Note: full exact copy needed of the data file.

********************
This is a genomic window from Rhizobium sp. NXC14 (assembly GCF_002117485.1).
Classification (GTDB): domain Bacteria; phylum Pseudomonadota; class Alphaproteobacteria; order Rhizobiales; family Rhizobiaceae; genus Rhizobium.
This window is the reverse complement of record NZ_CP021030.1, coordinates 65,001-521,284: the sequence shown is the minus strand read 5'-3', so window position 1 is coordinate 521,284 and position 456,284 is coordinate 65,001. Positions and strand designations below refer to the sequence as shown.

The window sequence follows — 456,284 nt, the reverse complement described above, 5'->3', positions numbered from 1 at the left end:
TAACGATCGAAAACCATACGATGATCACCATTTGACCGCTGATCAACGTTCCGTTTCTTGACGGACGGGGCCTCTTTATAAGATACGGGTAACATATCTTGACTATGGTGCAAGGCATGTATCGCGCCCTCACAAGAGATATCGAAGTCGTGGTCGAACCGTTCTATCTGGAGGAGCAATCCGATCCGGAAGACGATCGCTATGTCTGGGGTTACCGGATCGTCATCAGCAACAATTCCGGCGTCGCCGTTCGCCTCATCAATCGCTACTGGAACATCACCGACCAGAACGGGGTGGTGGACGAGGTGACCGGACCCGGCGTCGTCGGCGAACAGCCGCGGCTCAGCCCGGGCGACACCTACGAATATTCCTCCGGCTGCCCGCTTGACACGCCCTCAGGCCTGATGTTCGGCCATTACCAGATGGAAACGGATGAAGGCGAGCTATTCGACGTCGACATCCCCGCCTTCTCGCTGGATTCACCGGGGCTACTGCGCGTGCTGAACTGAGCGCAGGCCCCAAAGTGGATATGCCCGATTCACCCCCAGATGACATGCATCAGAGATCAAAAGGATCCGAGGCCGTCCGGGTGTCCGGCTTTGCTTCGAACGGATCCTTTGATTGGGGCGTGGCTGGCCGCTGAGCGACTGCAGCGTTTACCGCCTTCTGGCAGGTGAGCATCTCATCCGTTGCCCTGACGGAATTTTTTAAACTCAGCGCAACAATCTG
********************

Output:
This is a genomic window from Rhizobium sp. NXC14 (assembly GCF_002117485.1).
Classification (GTDB): domain Bacteria; phylum Pseudomonadota; class Alphaproteobacteria; order Rhizobiales; family Rhizobiaceae; genus Rhizobium.
This window is the reverse complement of record NZ_CP021030.1, coordinates 65,001-521,284: the sequence shown is the minus strand read 5'-3', so window position 1 is coordinate 521,284 and position 456,284 is coordinate 65,001. Positions and strand designations below refer to the sequence as shown.

The window sequence follows — 456,284 nt, the reverse complement described above, 5'->3', positions numbered from 1 at the left end:
TAACGATCGAAAACCATACGATGATCACCATTTGACCGCTGATCAACGTTCCGTTTCTTGACGGACGGGGCCTCTTTATAAGATACGGGTAACATATCTTGACTATGGTGCAAGGCATGTATCGCGCCCTCACAAGAGATATCGAAGTCGTGGTCGAACCGTTCTATCTGGAGGAGCAATCCGATCCGGAAGACGATCGCTATGTCTGGGGTTACCGGATCGTCATCAGCAACAATTCCGGCGTCGCCGTTCGCCTCATCAATCGCTACTGGAACATCACCGACCAGAACGGGGTGGTGGACGAGGTGACCGGACCCGGCGTCGTCGGCGAACAGCCGCGGCTCAGCCCGGGCGACACCTACGAATATTCCTCCGGCTGCCCGCTTGACACGCCCTCAGGCCTGATGTTCGGCCATTACCAGATGGAAACGGATGAAGGCGAGCTATTCGACGTCGACATCCCCGCCTTCTCGCTGGATTCACCGGGGCTACTGCGCGTGCTGAACTGAGCGCAGGCCCCAAAGTGGATATGCCCGATTCACCCCCAGATGACATGCATCAGAGATCAAAAGGATCCGAGGCCGTCCGGGTGTCCGGCTTTGCTTCGAACGGATCCTTTGATTGGGGCGTGGCTGGCCGCTGAGCGACTGCAGCGTTTACCGCCTTCTGGCAGGTGAGCATCTCATCCGTTGCCCTGACGGAATTTTTTAAACTCAGCGCAACAATCTG